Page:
The L.E. Block had only a couple of incidents during her career serious enough to be noted.  While backing from the loading dock at Escanaba, MI with a load of iron ore for Indiana Harbor, the vessel grounded near the outer end of the dock causing damage to some bottom and bilge plates to the sum of $19,311.47.  On November 26, 1942, she ran aground in the Straits of Mackinac during a snow storm with no noted damages.

The L.E. Block remained in active service for Inland Steel until laying up in Milwaukee, WI on October 30, 1981.  The laker remained in Milwaukee until she was sold to Basic Marine Inc. of Escanaba, MI and towed from Milwaukee on November 11, 1986 to Escanaba by tugs Daryl C. Hannah and Carla Anne Selvick.  In August of 1987, she was towed to Lake Calumet (Chicago, IL) to be used as a storage hull for cement.  After receiving some hull damage, the laker was towed back to Escanaba in October of 1988 by the tug Chippewa.

The L.E. Block remained in Escanaba under the ownership of Basic Marine until she was purchased for scrap June 29, 2006 by International Marine Salvage of Port Colborne, ON.  In the early hours of July 9, 2006, the L.E. Block left Escanaba under tow of Gaelic Tugboat Company's tug Shannon bound for Port Colborne.  The "dead ship" tow passed downbound the St. Clair River, Lake St. Clair and Detroit River on July 9 assisted by Shannon's fleetmate Carolyn Hoey on the stern.  The Shannon and her tow arrived at Port Colborne on July 10 with the L.E. Block secured at its final destination slip with the assistance of Nadro tugs Vac and Seahound.

Overall Dimensions (metric)
Length  621' 00" (189.28m)
Beam  64' 00" (19.51m)
Depth  33'00" (10.06m)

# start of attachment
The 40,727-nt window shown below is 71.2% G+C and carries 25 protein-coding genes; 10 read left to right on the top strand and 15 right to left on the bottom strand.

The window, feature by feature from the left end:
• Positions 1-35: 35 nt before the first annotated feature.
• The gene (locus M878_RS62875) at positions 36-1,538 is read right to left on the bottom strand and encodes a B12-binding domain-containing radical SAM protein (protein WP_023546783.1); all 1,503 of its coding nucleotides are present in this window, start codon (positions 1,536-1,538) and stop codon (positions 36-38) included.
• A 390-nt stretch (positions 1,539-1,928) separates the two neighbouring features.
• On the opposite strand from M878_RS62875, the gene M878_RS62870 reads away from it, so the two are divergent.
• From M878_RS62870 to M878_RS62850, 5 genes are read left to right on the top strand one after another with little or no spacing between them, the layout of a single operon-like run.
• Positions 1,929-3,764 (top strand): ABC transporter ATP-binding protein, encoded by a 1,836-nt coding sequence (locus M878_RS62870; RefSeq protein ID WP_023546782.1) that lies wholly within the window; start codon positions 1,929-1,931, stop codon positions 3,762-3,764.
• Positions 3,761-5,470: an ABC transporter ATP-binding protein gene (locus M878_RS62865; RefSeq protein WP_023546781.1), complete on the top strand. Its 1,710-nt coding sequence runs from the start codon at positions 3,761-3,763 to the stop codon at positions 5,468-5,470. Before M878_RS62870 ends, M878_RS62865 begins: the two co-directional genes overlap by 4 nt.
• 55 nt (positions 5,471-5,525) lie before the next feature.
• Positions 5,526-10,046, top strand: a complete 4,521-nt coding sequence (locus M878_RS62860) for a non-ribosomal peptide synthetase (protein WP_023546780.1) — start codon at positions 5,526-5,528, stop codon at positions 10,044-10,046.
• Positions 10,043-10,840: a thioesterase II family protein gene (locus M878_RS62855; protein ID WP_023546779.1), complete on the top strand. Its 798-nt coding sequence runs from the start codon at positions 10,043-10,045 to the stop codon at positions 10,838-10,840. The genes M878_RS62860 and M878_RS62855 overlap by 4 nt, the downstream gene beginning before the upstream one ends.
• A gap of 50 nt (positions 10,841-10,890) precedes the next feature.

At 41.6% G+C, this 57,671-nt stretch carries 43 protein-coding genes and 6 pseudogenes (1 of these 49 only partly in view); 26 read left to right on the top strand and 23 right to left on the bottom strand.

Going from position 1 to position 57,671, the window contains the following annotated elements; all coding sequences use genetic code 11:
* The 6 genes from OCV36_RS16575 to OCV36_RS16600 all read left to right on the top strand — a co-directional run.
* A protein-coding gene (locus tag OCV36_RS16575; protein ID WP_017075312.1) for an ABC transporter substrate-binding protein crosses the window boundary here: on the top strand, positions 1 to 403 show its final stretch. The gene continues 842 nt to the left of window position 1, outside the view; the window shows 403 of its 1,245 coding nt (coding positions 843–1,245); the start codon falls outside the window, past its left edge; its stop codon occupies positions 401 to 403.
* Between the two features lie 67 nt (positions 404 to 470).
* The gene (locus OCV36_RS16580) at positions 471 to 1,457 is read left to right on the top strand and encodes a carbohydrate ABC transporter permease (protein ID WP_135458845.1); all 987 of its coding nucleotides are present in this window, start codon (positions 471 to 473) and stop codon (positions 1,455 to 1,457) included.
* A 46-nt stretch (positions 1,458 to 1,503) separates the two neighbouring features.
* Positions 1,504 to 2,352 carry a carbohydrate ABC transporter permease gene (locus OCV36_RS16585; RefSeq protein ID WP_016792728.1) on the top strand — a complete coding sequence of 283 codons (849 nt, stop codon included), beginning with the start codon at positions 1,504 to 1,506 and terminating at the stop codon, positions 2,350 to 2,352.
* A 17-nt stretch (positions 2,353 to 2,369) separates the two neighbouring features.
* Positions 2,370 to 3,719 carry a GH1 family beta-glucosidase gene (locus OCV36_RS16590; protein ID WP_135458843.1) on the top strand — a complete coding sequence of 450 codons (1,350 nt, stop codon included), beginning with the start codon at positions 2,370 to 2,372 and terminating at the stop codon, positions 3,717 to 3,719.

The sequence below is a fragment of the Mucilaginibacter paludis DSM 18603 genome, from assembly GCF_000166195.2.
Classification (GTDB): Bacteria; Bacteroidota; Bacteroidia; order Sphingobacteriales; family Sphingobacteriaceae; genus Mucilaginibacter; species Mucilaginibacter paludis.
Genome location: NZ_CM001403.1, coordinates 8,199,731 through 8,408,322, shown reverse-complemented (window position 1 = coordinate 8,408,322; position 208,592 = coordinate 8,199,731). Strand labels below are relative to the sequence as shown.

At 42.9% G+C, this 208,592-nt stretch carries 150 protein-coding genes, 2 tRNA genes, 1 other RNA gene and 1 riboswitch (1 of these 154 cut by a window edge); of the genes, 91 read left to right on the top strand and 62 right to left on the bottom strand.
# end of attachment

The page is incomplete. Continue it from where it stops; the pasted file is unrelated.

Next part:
Capacity (mid-summer)  15,900 tons (16,155 mt)
 at draft of 22' 10 1/2" (6.97m)
Power (turbine)  4,950 s.h.p. (3,684 kw)


Masters of the L. E. Block
1927 - 1939    Joseph Matthews                               
1939  - 1941  Alexander A. Clarke
1941 - 1945   Howard H. Keyser
1946 - 1947   George W. Fisher
1948  - 1952 Alfred F. Hoel
1953 - 1962   William Sherman Walsh
1963    David J. Kinnear
1964 - 1968   Clyde H. Johnson
1969    C. F. Miller
1969  - 1971  Dudley J. Paquette
1972  - 1976  P. J. MacMahon Jr.
1977 -1979   Clyde H. Johnson
1979 - 1980   Larry E. Wallace
1980    R. Lundquist
1981 - 1983   Larry E. Wallace

Chief Engineers of the L. E. Block
1927 - 1928   Fred N. Lang
1929  - 1931  Wilbert R. Rowe
1933 - 1941 Wilbert R. Rowe
1942 - 1945   Alan Seeyle
1946 - 1960   Alexander Donald
1961    N. O. Bowe
1962 - 1964   Ben L. Wentworth
1965 - 1968   N. Norbeck
1968    Axel E. Nordbeck
1969  - 1980  J. P. "Pat" Mee
1981 - 1983   R. Livingston

Tables courtesy of Russ Plumb

Tony Paquette collection.

Cleveland, OH with tug Virginia, 1978. Mike Nicholls

In ice at the Soo, 1970.
Roger LeLievre from the
Tom Manse collection

At Cleveland. Rudi Rabi

Laid up at Escanaba, MI, fall 2005.
Roger LeLievre

2 views at Escanaba, Nov.12, 2005.
Mike Nicholls

L.E. Block scrap tow photo gallery.